NFL, Cable Faceoff Going Down to Wire
NEW YORK (AP) -- On Thanksgiving, the NFL will air the first of eight live pro football games on its own network. But it won't be available to many viewers across the country because the league hasn't reached carriage agreements with several major cable operators.
The eight games -- beginning with Thursday's matchup of the Denver Broncos and the Kansas City Chiefs -- will be available on local broadcasters, satellite TV and a number of other cable systems that do carry the NFL Network. But that totals only about 40 million of the nation's 111.4 million households with TVs.
Most notable among the cable companies that haven't reached deals with the National Football League are No. 2 operator Time Warner Cable, which is a unit of the media conglomerate Time Warner Inc.; Cablevision Systems Corp., a New York-area provider; and Charter Communications Inc. Time Warner, for its part, says it's highly unlikely a deal will be reached in time for the first game.
Comcast Corp., the largest cable company in the country, has carried the network for two years, but as part of a premium-tier sports package ordered by only about 7 million of its 24 million subscribers. Time Warner says it's balking at a demand from NFL that the network be carried on the most widely available basic service lineup.
The issue is cost. Spokesman Mark Harrad says Time Warner would have to pay $140 million a year to provide the channel to all 13.5 million of its subscribers in 33 states, placing it in the top five most expensive cable networks. He said the company would prefer to carry the network as part of a premium service -- not at the rate of 70 cents per customer per month the network is reportedly seeking.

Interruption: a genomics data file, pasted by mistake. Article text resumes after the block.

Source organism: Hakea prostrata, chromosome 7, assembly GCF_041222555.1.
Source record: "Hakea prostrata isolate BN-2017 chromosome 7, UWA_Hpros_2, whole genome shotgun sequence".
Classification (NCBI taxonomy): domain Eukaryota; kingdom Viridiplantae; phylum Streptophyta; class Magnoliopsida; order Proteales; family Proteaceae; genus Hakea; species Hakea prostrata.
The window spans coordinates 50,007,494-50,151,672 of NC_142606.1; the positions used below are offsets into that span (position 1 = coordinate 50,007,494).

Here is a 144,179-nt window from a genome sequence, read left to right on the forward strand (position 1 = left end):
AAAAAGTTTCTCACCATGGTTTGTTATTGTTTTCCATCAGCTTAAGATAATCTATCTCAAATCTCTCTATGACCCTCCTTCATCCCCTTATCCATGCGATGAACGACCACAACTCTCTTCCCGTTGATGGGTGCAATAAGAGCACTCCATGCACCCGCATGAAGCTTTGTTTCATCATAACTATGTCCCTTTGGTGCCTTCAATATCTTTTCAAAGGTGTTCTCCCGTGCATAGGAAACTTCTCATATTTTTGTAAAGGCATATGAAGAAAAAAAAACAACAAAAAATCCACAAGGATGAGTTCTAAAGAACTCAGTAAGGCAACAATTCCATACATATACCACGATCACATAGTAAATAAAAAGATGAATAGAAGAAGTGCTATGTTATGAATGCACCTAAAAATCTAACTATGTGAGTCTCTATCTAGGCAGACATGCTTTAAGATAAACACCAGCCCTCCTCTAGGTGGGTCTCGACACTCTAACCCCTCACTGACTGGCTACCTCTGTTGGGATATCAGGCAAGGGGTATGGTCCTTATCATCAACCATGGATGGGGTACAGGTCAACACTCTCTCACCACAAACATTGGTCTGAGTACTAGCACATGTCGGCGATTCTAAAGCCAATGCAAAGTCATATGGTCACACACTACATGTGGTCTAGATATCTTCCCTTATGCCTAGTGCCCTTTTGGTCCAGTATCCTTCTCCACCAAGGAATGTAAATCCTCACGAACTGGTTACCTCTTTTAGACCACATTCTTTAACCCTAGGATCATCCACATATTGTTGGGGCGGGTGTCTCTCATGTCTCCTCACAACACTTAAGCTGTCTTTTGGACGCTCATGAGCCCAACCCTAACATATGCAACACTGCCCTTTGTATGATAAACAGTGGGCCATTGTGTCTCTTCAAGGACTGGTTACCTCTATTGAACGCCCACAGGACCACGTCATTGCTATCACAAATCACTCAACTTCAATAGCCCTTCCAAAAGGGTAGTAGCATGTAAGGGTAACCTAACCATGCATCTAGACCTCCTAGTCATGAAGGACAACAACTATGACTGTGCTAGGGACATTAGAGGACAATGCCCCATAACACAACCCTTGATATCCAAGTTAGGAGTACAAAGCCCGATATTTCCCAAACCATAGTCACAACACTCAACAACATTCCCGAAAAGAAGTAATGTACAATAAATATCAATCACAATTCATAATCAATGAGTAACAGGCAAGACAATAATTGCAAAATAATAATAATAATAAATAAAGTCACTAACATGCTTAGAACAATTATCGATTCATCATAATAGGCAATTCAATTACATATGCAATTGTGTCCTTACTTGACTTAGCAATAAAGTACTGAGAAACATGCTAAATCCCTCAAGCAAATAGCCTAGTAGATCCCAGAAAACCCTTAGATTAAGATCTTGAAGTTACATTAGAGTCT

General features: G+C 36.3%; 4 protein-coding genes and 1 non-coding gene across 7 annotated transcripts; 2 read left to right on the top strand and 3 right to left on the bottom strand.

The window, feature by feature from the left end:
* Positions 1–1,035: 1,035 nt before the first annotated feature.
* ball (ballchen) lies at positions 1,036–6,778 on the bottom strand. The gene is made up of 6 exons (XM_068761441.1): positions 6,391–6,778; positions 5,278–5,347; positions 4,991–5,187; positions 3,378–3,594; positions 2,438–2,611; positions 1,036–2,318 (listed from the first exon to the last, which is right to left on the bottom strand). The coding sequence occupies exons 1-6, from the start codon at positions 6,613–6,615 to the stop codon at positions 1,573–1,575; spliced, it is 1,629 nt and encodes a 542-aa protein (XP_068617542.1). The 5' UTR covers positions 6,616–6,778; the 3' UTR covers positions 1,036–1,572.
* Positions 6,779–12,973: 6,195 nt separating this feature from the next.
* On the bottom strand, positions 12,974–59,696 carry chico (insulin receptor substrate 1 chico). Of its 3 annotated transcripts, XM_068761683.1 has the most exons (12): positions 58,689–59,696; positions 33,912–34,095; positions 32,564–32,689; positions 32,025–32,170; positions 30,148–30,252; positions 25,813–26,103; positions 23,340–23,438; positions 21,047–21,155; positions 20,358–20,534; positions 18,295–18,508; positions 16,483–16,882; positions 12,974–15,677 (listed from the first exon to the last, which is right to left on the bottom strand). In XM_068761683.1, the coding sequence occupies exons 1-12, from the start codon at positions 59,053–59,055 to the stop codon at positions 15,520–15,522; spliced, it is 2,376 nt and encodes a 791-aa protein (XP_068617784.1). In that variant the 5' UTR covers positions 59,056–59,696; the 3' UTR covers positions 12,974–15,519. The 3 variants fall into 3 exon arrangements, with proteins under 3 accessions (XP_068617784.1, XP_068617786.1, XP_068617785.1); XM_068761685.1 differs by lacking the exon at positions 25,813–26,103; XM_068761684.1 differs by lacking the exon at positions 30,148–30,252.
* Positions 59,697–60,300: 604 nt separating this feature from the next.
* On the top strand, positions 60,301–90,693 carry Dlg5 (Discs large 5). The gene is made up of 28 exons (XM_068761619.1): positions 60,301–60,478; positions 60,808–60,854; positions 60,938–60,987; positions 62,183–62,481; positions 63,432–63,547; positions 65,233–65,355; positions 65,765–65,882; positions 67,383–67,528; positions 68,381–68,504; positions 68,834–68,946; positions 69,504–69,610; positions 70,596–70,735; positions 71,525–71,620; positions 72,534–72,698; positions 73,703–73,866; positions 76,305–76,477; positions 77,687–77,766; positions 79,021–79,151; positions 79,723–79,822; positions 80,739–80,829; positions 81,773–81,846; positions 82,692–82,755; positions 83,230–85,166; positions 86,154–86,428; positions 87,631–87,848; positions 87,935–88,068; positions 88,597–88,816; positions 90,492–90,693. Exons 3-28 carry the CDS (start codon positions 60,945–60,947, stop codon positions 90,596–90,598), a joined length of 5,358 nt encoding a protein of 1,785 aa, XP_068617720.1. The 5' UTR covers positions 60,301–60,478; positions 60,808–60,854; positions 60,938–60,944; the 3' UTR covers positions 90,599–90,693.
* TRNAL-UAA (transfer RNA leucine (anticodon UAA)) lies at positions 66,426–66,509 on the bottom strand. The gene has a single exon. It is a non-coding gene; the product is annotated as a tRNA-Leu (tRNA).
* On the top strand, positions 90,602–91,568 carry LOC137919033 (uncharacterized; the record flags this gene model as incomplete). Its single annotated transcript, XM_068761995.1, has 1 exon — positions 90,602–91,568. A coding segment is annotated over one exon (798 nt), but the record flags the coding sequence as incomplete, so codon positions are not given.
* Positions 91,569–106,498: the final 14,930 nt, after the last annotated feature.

"If we put all expensive sports programming on the standard tier of service, that would increase our rates to all of our customers, even those who didn't particularly care about football or these games," said Harrad.
NFL Network spokesman Seth Palansky counters that a number of other cable companies as well as the two main satellite providers are "happily" carrying the network, which is jointly owned by the league's 32 team owners.
"It's the most valuable programming a cable company can offer, and a cable company not carrying live NFL games is like a grocery store not carrying milk," Palansky said.
The NFL already makes a bundle from broadcasting agreements, money that is shared equally by all team owners. General Electric Co.'s NBC started broadcasting Sunday night games this year under a six-year, $600 million deal with the league, while Walt Disney Co.'s ESPN is paying $1.1 billion for Monday night football over eight years. Last year the NFL reached six-year, $8 billion extensions with Fox and CBS for Sunday afternoon games.